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PS5 will be limited at launch

If you were hoping to get a PlayStation 5 when it is finally released, you may want to preorder it when you can. Bloomberg is reporting that sources close to Sony is expecting a much smaller production run of the new console than everyone may have anticipated.

According to Bloomberg's sources, the initial product run for the PlayStation 5 will be around 5 to 6 million units for the first fiscal year. To put this in perspective, Bloomberg notes that Sony sold 7.5 million PlayStation 4 units within just the first two quarters after that console was released. There are a few different reasons why this may be happening, so let's break down what we know and compare it to the information provided by Bloomberg's source.

It would certainly be easy to pin these production slowdowns on the ongoing outbreak of COVID-19, which has had a massive impact on the gaming industry. However, it appears that this is not the case. According to Bloomberg's anonymous sources, only the marketing side of the PlayStation 5's release has been affected. Production and manufacturing continues on as normal, which means that the decision to narrow down the number of units produced is unrelated to the outbreak.

So the real reason behind the smaller number of produced units appears to come down to cost. This actually lines up pretty closely with what we've heard before regarding the PS5's production woes. The materials used in production are reportedly more expensive and much more scarce than what Sony has used in past generation consoles, which is expected to drive up the price considerably. Analysts expect that Sony will have to sell the console for at least $450, if not more, to break even.

It is very possible that Sony will have to find ways of marketing the new system strictly online and through social media. With the ongoing outbreak, the odds of the company holding any kind of press conference open to the public are slim. This means no one in the press is likely to get a hands-on look at the current build of the PlayStation 5 until right at launch.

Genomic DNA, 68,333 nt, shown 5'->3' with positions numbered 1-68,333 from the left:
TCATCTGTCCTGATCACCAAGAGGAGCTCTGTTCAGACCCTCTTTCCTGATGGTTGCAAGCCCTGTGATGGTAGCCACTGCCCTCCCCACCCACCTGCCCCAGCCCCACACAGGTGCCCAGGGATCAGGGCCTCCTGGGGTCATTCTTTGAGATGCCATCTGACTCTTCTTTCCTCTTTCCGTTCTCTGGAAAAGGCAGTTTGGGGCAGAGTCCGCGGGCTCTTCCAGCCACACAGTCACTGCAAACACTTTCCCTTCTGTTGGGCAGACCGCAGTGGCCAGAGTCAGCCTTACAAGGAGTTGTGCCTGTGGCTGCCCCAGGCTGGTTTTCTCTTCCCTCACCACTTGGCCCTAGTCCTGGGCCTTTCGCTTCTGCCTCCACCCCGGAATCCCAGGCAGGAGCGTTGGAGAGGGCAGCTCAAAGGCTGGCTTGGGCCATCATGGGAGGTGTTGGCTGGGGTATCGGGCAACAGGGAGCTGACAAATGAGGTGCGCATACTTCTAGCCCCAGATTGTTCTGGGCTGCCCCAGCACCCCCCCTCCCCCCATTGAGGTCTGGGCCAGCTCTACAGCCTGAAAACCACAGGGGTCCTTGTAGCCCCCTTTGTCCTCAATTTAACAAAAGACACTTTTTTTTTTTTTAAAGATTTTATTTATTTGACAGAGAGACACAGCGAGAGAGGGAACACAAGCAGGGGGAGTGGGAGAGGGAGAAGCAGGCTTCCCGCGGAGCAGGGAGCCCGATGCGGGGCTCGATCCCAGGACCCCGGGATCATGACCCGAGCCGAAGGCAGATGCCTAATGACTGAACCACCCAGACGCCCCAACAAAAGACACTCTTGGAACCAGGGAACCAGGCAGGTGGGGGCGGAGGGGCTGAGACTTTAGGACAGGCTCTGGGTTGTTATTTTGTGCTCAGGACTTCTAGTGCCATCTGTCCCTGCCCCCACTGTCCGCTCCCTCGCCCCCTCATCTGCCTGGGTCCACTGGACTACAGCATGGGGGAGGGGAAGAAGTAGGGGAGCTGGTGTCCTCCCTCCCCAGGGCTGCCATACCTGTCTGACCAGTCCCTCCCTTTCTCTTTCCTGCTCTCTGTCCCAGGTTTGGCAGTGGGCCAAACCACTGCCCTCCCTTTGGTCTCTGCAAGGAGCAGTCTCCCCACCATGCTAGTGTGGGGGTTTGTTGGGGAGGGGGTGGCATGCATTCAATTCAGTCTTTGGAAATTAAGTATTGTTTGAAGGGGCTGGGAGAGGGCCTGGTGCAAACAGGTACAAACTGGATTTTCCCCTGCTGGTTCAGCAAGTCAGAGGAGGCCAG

If Bloomberg's sources are to the believed, we are already seeing the effects of the outbreak on Sony's PlayStation 5 marketing plans — and no, we're not just talking about the painfully dry PS5 spec presentation from a few weeks back. The impact on Sony's marketing plan can be seen in the recent unveiling of the PlayStation 5's DualSense controller. Bloomberg reports that Sony "was forced to reveal its DualSense PS5 controller in a hurried fashion, according to people informed on the matter."

Granted, the reveal of the DualSense has garnered quite a bit of press for Sony and it's upcoming system. When BossLogic is making memes inspired by your hardware, then you must be doing something right. Still, that's only a small piece of a much larger puzzle. Consumers still don't know a whole lot about what to expect from the PS5. Now there's the potential for many consumers to not even get their hands on it.

Granted, 5 million units is still a lot, and there's the possibility that Sony is expecting less people to be able to actually afford the console. A lot of folks are out of a job or on leave while businesses are closed due to the pandemic. Combining this with the expected high cost of the console, Sony may simply be trying to play it safe. It will already be difficult for the company to break even with these consoles, so the smaller production run could be Sony's way of ensuring that it doesn't make more than necessary.

It should be noted that Bloomberg's sources believe Sony has a separate plan for folks who don't go in for the PlayStation 5. In an effort to continue growing its customer base, Sony is expected to considerably cut the price of the PlayStation 4 and PS4 Pro. Bloomberg's sources implied that Sony "may cut these prices around the time of the PS5 launch to stimulate new subscribers for the PlayStation Plus membership program and PlayStation Now game-streaming service."

All of this adds up to a pretty clear picture that the PlayStation 5 launch will not be at the same scale as previous console generations. Whether or not this means that Sony is simply playing it safe and will widen the release after the first year remains to be seen.

Sony has thus far declined to comment on any of this, but it's unlikely the company will stay silent on this for very long. Again, the new console is meant to arrive this holiday season. It wouldn't come as much of a surprise to hear something more concrete in the near future.